Daring to Design Modern: Women Architects of Northern California

Images and Text by Inge S. Horton

While enjoying lavishly illustrated books on Modern architectural history, I am troubled by the frequent omission of women architects. With one or two exceptions, women’s contributions to the modern movement in Northern California are ignored; however, I know from my research that there were indeed female practitioners of Modernism deserving recognition. I would like to draw attention to a few examples of the challenging careers and work of Northern California women architects in Modernism to illustrate that in spite of the press neglecting them during their lifetime as their rare mention in current publications, they existed and are a meaningful part of our history.

Elizabeth "Lisl" Scheu Close, FAIA

By Jane King Hession

Long before she became an architect, a Fellow in the American Institute of Architects (AIA), and the first (and only) woman to receive AIA Minnesota’s Gold Medal, Elizabeth “Lisl” Scheu Close was deeply immersed in architecture. In 1912, the year of her birth, her parents commissioned architect Adolf Loos to design a residence in Vienna, Austria. Not only is the radically modern Scheu House significant in the annals of architectural history, it played a major role in determining Lisl’s future profession and shaping her architectural aesthetic.

Photo (left): The Hendrik and Marri Oskam House, 1963, Edina, Minnesota. Photo credit:© William B. Olexy, Modern House Productions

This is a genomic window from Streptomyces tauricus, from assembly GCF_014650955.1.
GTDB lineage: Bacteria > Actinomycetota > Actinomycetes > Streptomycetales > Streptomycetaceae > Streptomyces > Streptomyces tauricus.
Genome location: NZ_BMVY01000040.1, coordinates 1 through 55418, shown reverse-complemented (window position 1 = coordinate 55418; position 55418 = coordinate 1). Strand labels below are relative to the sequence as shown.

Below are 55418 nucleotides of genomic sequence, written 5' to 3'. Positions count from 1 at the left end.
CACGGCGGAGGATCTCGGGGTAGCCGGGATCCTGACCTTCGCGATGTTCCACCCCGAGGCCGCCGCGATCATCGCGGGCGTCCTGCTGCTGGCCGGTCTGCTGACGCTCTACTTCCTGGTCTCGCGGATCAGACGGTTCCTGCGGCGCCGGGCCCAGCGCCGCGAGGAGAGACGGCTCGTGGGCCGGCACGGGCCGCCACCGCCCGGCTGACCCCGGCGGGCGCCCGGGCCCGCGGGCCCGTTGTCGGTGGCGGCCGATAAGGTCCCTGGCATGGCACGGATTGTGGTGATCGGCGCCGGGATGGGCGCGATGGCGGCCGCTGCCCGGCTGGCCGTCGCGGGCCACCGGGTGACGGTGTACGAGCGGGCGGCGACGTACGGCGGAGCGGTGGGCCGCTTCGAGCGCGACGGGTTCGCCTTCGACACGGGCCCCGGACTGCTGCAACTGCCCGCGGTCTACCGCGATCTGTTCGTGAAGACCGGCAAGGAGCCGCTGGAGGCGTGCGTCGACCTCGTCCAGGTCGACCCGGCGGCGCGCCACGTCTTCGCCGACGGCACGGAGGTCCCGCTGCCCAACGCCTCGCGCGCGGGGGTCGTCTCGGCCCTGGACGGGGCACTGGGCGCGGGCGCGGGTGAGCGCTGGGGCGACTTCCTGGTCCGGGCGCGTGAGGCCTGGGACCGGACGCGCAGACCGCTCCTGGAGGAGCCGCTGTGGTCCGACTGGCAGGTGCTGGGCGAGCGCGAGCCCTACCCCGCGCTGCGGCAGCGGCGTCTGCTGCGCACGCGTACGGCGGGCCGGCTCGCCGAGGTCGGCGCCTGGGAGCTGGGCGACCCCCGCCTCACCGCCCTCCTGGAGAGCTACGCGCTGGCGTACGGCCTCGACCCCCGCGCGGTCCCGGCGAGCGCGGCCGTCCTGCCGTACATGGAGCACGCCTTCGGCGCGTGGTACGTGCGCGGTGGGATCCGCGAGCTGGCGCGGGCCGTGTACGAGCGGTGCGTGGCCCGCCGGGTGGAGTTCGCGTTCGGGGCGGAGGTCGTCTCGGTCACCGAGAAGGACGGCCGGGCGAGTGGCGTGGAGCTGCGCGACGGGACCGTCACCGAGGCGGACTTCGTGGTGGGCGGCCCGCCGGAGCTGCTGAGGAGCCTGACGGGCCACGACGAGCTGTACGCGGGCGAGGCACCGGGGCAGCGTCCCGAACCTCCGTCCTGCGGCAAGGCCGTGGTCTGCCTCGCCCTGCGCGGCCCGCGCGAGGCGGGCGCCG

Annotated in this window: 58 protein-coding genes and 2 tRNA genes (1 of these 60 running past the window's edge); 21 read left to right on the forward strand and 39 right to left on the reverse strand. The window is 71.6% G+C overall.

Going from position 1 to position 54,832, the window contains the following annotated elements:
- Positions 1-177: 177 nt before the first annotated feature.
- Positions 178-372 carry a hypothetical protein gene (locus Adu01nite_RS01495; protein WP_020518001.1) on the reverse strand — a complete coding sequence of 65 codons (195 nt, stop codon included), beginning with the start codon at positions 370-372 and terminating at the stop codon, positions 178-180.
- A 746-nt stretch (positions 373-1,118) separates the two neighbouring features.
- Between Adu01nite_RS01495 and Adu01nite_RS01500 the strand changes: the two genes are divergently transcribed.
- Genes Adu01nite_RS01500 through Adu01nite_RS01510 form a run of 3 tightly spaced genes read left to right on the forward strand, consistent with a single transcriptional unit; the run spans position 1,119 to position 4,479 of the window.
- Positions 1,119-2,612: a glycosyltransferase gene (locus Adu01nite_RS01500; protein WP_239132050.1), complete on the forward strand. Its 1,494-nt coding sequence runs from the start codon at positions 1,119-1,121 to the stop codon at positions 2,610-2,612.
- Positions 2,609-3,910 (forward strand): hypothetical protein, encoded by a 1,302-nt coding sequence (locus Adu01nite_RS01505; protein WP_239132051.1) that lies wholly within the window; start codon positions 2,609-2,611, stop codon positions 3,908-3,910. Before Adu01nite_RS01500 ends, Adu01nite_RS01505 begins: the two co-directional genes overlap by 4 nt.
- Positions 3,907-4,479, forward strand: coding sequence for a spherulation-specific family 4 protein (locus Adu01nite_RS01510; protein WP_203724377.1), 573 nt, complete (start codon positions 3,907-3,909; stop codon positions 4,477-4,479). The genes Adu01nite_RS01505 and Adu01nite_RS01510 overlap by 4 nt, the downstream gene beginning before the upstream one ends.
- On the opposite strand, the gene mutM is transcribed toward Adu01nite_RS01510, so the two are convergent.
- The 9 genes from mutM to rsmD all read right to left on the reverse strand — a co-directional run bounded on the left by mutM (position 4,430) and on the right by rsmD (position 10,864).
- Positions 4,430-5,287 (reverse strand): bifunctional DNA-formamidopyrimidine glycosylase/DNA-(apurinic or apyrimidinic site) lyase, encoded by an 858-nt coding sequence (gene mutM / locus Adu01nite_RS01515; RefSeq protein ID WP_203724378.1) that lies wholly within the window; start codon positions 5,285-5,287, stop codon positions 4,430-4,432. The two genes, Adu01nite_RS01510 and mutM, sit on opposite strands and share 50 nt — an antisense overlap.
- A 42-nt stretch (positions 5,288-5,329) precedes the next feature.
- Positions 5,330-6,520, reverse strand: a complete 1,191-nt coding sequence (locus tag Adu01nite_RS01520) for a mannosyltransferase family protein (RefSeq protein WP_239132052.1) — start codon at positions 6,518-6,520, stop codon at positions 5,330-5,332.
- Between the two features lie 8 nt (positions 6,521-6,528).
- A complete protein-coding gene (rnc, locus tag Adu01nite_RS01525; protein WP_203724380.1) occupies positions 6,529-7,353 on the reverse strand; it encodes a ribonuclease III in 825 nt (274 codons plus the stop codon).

The Fabulous Forum: Successful Preservation of a Historic Sports Arena

By Christine Lazzaretto
 
Located in Inglewood, CA, the Forum opened with great fanfare in 1967 as the home to Los Angeles’ newest sports franchises: the Lakers (basketball) and Kings (hockey). When the Forum opened in the late 1960s, it had an immediate and significant impact on the cultural landscape of Southern California. To the City of Inglewood, the Forum was an important part of the local economy and inextricably linked with the City’s identity – Inglewood became known as the “City of Champions” due primarily to the success of the Lakers. In 1999, the Lakers and Kings relocated to the Staples Center in downtown Los Angeles – a move that was devastating to the City of Inglewood – and the Forum was sold to a local church. The Forum was underutilized, in disrepair, and faced possible demolition when it was purchased by the Madison Square Garden Company (MSG) in 2012. 

The University of Illinois’ State Farm Center: The Renovation of a Mid-Century “Flying Saucer”

By Lisa Napoles
 
One element of the dialogue that arose from the campaign to save the former Prentice Women’s Hospital designed by Bertrand Goldberg focused on the feasibility of repairing and preserving thin shell concrete structures. Thin shell concrete is costly and complicated to maintain, and, as in the case of Prentice, designs that are highly specific to the building’s original function can present challenges to adaptive re-use.
 
Photo (left): State Farm Center (formerly University of Illinois Assembly Hall), Harrison & Abramovitz, architects, 1957-1963. Photo credit: Creative Commons